The label suggests this clear glass-stoppered bottle contained spirit of chloroform. Chloroform was first used in the United Kingdom as an anaesthetic in 1847 by Scottish obstetrician James Young Simpson. It gradually began to replace ether, which could cause vomiting and lung problems. However, this trend was reversed when the potentially fatal toxicity of chloroform became apparent. Vapours of chloroform were inhaled from a face mask or a chloroform-soaked sponge in an inhaler. The bottle was originally owned by J A Reid, a chemist in Dumfriesshire, Scotland.
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Glossary: shop round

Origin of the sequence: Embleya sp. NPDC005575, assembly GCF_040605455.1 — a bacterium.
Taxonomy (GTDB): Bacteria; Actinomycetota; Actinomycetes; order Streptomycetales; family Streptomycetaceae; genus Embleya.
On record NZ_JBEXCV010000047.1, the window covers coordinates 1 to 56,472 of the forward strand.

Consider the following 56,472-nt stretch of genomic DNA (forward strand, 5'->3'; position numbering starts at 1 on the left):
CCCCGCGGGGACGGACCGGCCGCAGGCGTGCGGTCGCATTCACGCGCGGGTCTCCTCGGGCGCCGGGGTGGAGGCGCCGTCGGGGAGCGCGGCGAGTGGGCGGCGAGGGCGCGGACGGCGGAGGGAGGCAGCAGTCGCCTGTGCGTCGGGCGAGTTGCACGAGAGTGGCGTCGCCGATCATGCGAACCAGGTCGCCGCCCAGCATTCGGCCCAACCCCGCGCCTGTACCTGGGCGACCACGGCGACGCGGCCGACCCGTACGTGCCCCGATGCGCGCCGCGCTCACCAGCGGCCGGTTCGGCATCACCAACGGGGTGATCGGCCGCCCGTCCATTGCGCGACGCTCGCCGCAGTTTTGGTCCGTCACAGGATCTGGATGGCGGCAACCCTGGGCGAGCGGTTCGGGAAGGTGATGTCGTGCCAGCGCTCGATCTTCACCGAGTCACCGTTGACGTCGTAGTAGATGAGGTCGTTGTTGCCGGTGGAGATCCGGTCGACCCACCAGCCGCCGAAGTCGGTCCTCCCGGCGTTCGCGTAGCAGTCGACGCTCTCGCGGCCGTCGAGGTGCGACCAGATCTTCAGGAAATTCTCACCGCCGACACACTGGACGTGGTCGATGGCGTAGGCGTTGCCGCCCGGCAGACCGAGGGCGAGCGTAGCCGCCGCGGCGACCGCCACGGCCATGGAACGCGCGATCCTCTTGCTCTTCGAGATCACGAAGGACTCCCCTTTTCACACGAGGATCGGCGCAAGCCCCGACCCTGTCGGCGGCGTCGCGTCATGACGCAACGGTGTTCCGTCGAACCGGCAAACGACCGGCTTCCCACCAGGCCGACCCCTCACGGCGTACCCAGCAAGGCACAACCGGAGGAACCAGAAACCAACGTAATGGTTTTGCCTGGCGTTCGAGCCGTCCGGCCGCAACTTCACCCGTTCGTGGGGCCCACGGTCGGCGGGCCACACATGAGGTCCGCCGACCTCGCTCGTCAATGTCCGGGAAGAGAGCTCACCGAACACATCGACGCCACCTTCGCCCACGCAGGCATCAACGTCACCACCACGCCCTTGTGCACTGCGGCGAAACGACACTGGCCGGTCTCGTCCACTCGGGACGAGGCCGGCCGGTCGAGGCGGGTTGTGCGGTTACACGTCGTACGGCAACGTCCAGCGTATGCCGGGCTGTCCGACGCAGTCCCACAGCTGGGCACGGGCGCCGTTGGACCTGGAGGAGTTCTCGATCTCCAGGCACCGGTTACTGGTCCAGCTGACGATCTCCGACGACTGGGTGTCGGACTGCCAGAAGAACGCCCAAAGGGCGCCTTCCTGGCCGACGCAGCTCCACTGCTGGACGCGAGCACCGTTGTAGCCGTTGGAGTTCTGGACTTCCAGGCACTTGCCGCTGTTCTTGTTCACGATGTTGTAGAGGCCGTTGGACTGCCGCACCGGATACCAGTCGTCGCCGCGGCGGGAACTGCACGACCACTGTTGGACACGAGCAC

An agent that causes insensitivity to pain. Applied to either the whole body (general anaesthetic) or a particular area or region (local anaesthetic).
A device for breathing in a drug in order to deliver it to the airways or lungs.
A liquid formerly used as a general anaesthetic although no longer used for this purpose as it causes liver damage and affects the heart rate. It is now used in low concentration to treat flatulence.
A volatile liquid (resulting from the action of sulphuric acid upon alcohol) formerly used as an anaesthetic. Ether was usually inhaled.